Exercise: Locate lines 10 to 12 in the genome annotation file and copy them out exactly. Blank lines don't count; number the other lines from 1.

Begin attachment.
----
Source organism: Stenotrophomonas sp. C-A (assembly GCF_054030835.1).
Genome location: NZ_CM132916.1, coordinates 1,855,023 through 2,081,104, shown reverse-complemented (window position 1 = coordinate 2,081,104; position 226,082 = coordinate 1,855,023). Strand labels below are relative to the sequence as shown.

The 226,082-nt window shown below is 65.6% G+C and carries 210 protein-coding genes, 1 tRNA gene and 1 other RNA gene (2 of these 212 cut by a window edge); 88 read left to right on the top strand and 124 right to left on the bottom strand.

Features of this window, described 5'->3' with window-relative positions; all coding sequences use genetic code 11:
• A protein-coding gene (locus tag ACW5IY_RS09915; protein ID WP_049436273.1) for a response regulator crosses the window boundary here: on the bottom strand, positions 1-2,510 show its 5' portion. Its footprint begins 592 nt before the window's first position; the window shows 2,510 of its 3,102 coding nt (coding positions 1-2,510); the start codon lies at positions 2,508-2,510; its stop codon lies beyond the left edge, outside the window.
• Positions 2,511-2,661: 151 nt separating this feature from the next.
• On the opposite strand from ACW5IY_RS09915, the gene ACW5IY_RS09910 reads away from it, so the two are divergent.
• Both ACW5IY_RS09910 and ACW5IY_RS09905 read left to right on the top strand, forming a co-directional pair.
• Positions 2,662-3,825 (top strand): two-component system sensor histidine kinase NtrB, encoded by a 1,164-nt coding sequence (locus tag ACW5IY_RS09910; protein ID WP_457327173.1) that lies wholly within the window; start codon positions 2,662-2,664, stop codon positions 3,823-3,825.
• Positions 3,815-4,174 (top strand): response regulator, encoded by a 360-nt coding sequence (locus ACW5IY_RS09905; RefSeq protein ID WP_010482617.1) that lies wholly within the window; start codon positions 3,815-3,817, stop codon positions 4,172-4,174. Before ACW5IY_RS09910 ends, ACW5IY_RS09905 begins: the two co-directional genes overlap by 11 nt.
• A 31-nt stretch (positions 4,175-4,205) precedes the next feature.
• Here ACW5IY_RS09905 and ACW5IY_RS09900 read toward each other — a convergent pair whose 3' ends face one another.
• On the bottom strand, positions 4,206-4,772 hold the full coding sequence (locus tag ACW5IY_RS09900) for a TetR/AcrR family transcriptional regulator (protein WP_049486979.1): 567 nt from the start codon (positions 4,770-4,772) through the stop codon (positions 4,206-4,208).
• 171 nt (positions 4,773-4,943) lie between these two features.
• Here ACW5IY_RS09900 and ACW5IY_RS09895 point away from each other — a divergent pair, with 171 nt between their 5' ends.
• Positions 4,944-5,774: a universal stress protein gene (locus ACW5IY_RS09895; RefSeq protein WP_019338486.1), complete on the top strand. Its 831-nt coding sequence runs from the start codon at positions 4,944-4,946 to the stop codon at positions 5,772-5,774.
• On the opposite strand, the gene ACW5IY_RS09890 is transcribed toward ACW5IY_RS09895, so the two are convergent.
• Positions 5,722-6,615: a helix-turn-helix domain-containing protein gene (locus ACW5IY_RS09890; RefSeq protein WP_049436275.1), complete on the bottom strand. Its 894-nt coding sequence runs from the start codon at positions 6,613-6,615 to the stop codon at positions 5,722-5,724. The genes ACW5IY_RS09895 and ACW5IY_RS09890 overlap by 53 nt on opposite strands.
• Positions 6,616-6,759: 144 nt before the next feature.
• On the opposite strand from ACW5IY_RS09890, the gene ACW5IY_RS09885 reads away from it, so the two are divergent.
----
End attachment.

• Positions 3,815-4,174 (top strand): response regulator, encoded by a 360-nt coding sequence (locus ACW5IY_RS09905; RefSeq protein ID WP_010482617.1) that lies wholly within the window; start codon positions 3,815-3,817, stop codon positions 4,172-4,174. Before ACW5IY_RS09910 ends, ACW5IY_RS09905 begins: the two co-directional genes overlap by 11 nt.
• A 31-nt stretch (positions 4,175-4,205) precedes the next feature.
• Here ACW5IY_RS09905 and ACW5IY_RS09900 read toward each other — a convergent pair whose 3' ends face one another.